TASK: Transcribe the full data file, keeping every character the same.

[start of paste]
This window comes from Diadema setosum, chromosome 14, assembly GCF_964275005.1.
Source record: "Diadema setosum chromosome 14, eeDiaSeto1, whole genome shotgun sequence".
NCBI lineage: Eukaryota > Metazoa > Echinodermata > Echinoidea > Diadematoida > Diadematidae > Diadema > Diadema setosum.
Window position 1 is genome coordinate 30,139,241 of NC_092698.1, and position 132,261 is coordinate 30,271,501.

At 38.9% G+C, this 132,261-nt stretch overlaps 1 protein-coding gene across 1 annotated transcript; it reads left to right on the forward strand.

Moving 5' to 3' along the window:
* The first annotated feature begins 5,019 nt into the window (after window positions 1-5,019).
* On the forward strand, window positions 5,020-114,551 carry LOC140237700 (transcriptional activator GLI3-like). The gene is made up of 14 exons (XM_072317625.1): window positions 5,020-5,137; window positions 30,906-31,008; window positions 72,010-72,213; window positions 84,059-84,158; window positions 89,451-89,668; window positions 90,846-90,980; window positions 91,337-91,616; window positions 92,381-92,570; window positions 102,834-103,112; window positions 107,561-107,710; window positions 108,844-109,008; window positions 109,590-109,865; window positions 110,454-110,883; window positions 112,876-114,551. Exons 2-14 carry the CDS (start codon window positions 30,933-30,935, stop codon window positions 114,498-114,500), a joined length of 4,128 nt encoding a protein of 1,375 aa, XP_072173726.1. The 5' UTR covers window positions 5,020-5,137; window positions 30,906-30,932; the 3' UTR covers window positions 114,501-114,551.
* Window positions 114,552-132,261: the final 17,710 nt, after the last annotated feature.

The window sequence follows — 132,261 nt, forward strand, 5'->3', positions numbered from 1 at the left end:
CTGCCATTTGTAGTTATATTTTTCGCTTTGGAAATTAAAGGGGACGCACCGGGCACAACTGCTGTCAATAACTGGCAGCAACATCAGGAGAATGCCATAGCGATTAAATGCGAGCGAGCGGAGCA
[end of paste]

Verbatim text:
This window comes from Diadema setosum, chromosome 14, assembly GCF_964275005.1.
Source record: "Diadema setosum chromosome 14, eeDiaSeto1, whole genome shotgun sequence".
NCBI lineage: Eukaryota > Metazoa > Echinodermata > Echinoidea > Diadematoida > Diadematidae > Diadema > Diadema setosum.
Window position 1 is genome coordinate 30,139,241 of NC_092698.1, and position 132,261 is coordinate 30,271,501.

At 38.9% G+C, this 132,261-nt stretch overlaps 1 protein-coding gene across 1 annotated transcript; it reads left to right on the forward strand.

Moving 5' to 3' along the window:
* The first annotated feature begins 5,019 nt into the window (after window positions 1-5,019).
* On the forward strand, window positions 5,020-114,551 carry LOC140237700 (transcriptional activator GLI3-like). The gene is made up of 14 exons (XM_072317625.1): window positions 5,020-5,137; window positions 30,906-31,008; window positions 72,010-72,213; window positions 84,059-84,158; window positions 89,451-89,668; window positions 90,846-90,980; window positions 91,337-91,616; window positions 92,381-92,570; window positions 102,834-103,112; window positions 107,561-107,710; window positions 108,844-109,008; window positions 109,590-109,865; window positions 110,454-110,883; window positions 112,876-114,551. Exons 2-14 carry the CDS (start codon window positions 30,933-30,935, stop codon window positions 114,498-114,500), a joined length of 4,128 nt encoding a protein of 1,375 aa, XP_072173726.1. The 5' UTR covers window positions 5,020-5,137; window positions 30,906-30,932; the 3' UTR covers window positions 114,501-114,551.
* Window positions 114,552-132,261: the final 17,710 nt, after the last annotated feature.

The window sequence follows — 132,261 nt, forward strand, 5'->3', positions numbered from 1 at the left end:
CTGCCATTTGTAGTTATATTTTTCGCTTTGGAAATTAAAGGGGACGCACCGGGCACAACTGCTGTCAATAACTGGCAGCAACATCAGGAGAATGCCATAGCGATTAAATGCGAGCGAGCGGAGCA